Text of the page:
10 Feb Building on an Ancient Foundation
Anyone who works in the home remodeling business will tell you that the old adage “measure twice, cut once” is excellent advice. Whether we are taking on a kitchen remodeling project in Delray Beach or a bathroom remodel in Boca Raton, we know that precise measurements are essential to the success of any project.
We certainly aren’t the first ones to appreciate the importance of getting the measurements right. All you have to do is look at the pyramids in Egypt, the Greek Parthenon or the Mayan ruins in of Chichen Itza to see that many ancient civilizations had advanced building skills.
The Hopewell Ceremonial Earthworks
Another impressive example of ancient building is The Hopewell Ceremonial Earthworks found in Ohio. The site is not as well-known as the locations listed above, but now that the site has been nominated for inclusion on the UNESCO World Heritage List, maybe someday it will be.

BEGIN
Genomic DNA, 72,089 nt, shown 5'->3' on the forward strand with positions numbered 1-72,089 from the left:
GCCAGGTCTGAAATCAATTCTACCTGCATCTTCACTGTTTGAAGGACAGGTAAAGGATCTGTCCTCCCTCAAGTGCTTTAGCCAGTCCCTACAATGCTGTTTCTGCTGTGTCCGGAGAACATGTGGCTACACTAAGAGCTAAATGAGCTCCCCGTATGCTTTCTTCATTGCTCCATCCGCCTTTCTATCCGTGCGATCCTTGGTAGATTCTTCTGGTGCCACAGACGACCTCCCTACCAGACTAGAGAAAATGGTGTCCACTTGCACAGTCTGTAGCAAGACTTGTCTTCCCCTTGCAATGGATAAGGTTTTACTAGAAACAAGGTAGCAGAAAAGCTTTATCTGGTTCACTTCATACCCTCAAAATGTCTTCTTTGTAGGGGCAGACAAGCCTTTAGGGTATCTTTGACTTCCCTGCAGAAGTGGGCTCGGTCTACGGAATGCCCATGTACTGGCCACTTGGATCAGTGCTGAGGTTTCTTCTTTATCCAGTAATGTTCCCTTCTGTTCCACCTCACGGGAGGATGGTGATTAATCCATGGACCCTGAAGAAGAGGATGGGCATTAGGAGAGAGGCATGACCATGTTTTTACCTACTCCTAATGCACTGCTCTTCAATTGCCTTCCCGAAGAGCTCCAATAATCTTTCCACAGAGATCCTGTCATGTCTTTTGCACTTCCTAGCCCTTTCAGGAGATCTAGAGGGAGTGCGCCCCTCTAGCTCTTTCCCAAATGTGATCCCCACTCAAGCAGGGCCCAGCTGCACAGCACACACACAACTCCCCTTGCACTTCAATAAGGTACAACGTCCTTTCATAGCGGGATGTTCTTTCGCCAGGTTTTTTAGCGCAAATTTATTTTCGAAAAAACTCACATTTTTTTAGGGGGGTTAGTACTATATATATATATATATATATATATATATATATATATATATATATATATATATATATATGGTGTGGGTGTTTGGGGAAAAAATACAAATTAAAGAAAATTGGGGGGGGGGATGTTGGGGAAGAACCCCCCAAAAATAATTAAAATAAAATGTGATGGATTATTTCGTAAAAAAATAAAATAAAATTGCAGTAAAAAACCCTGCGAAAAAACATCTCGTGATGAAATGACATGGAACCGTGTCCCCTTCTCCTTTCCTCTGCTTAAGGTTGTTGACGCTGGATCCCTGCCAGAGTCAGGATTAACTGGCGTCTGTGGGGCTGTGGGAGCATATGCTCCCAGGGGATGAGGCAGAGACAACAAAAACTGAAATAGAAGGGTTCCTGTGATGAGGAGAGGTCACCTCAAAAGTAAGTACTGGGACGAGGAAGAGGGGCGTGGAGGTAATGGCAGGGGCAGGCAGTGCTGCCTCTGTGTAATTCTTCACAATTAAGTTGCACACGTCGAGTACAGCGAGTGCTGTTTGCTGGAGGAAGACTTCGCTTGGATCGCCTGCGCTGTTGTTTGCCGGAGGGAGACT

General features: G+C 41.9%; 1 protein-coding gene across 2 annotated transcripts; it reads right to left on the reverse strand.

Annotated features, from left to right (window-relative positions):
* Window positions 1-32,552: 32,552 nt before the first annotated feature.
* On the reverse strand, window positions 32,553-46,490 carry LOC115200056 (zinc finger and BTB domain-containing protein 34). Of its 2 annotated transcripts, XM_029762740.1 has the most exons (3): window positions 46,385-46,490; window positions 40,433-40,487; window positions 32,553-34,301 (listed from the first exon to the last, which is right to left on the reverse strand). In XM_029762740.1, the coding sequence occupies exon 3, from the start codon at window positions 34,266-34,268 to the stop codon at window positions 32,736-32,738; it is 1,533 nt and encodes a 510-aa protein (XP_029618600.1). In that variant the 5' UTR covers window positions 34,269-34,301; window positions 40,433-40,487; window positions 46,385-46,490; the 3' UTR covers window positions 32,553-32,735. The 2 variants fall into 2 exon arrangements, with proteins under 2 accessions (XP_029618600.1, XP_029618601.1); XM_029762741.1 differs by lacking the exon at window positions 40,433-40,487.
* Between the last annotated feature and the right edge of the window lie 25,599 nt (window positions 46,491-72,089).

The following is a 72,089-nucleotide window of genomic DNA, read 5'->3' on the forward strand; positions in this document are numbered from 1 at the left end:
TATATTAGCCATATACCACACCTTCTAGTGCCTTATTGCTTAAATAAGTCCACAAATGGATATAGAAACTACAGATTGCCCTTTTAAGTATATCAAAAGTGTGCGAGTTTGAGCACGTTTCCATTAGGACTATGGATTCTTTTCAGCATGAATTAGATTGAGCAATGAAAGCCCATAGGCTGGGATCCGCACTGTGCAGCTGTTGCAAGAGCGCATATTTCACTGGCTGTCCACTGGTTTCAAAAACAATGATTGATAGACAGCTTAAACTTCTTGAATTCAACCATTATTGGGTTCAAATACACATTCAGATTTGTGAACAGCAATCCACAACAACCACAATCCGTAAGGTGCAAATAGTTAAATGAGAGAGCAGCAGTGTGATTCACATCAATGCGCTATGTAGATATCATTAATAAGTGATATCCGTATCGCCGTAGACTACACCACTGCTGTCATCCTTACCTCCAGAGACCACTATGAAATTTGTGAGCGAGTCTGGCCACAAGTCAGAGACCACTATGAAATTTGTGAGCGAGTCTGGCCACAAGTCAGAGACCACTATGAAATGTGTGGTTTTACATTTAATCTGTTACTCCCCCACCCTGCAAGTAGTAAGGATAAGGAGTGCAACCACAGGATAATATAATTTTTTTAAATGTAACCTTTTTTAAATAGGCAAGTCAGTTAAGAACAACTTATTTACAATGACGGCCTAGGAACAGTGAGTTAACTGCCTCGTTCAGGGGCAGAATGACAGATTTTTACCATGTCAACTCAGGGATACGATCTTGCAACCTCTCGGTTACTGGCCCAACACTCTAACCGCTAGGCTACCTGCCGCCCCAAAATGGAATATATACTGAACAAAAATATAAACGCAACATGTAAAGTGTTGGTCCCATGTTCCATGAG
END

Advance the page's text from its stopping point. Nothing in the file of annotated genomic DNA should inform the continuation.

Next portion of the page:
“The Hopewell Ceremonial Earthworks share certain characteristics with other monumental sites built substantially from earth, such as Poverty Point, Cahokia Mounds, Effigy Mounds National Monument, Amazonian geoglyphs, Stonehenge, Avebury and Associated sites, but they are unique in their combination of vast scale, geometrical precision, incorporation of astronomical alignments, and broad geographic distribution,” World Heritage Ohio says.
“To have accomplished this with a predominantly hunting and gathering economy only supplemented by a suite of locally domesticated plants and with a fundamentally egalitarian society is unprecedented in world history.”
Sadly, one of the incredible earthworks erected by the Hopewell Culture some 2,000 years ago is currently the site of an Ohio golf course. “About 2,000 years ago, indigenous people who were part of the Hopewell culture built a series of huge earthen structures in stunningly precise shapes. Some of the most celebrated of these works once spanned four-and-a-half-square miles in central Ohio. But the famous Octagon feature is now home to a private golf course, Moundbuilders Country Club, and largely inaccessible to the public,” Smithsonian magazine says.
Our home construction and home remodeling projects in Florida can’t compare to the massive scale of the Hopewell Earthworks, but we are rooting for these amazing structures to receive the prestigious World Heritage designation.